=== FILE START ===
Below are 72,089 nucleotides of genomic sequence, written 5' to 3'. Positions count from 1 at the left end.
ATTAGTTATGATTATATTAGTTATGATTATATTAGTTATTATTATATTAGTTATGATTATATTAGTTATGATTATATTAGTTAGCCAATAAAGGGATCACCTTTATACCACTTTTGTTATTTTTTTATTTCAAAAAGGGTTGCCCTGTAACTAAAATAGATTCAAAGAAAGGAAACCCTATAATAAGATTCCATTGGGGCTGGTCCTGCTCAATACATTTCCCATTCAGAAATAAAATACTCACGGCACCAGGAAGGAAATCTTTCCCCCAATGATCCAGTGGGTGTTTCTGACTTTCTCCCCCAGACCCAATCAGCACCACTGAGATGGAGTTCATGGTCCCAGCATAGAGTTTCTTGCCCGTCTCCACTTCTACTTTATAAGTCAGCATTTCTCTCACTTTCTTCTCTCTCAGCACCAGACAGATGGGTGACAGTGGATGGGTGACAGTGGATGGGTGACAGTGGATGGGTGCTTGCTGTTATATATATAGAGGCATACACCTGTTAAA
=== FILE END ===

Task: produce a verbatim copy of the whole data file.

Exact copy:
Below are 72,089 nucleotides of genomic sequence, written 5' to 3'. Positions count from 1 at the left end.
ATTAGTTATGATTATATTAGTTATGATTATATTAGTTATTATTATATTAGTTATGATTATATTAGTTATGATTATATTAGTTAGCCAATAAAGGGATCACCTTTATACCACTTTTGTTATTTTTTTATTTCAAAAAGGGTTGCCCTGTAACTAAAATAGATTCAAAGAAAGGAAACCCTATAATAAGATTCCATTGGGGCTGGTCCTGCTCAATACATTTCCCATTCAGAAATAAAATACTCACGGCACCAGGAAGGAAATCTTTCCCCCAATGATCCAGTGGGTGTTTCTGACTTTCTCCCCCAGACCCAATCAGCACCACTGAGATGGAGTTCATGGTCCCAGCATAGAGTTTCTTGCCCGTCTCCACTTCTACTTTATAAGTCAGCATTTCTCTCACTTTCTTCTCTCTCAGCACCAGACAGATGGGTGACAGTGGATGGGTGACAGTGGATGGGTGACAGTGGATGGGTGCTTGCTGTTATATATATAGAGGCATACACCTGTTAAA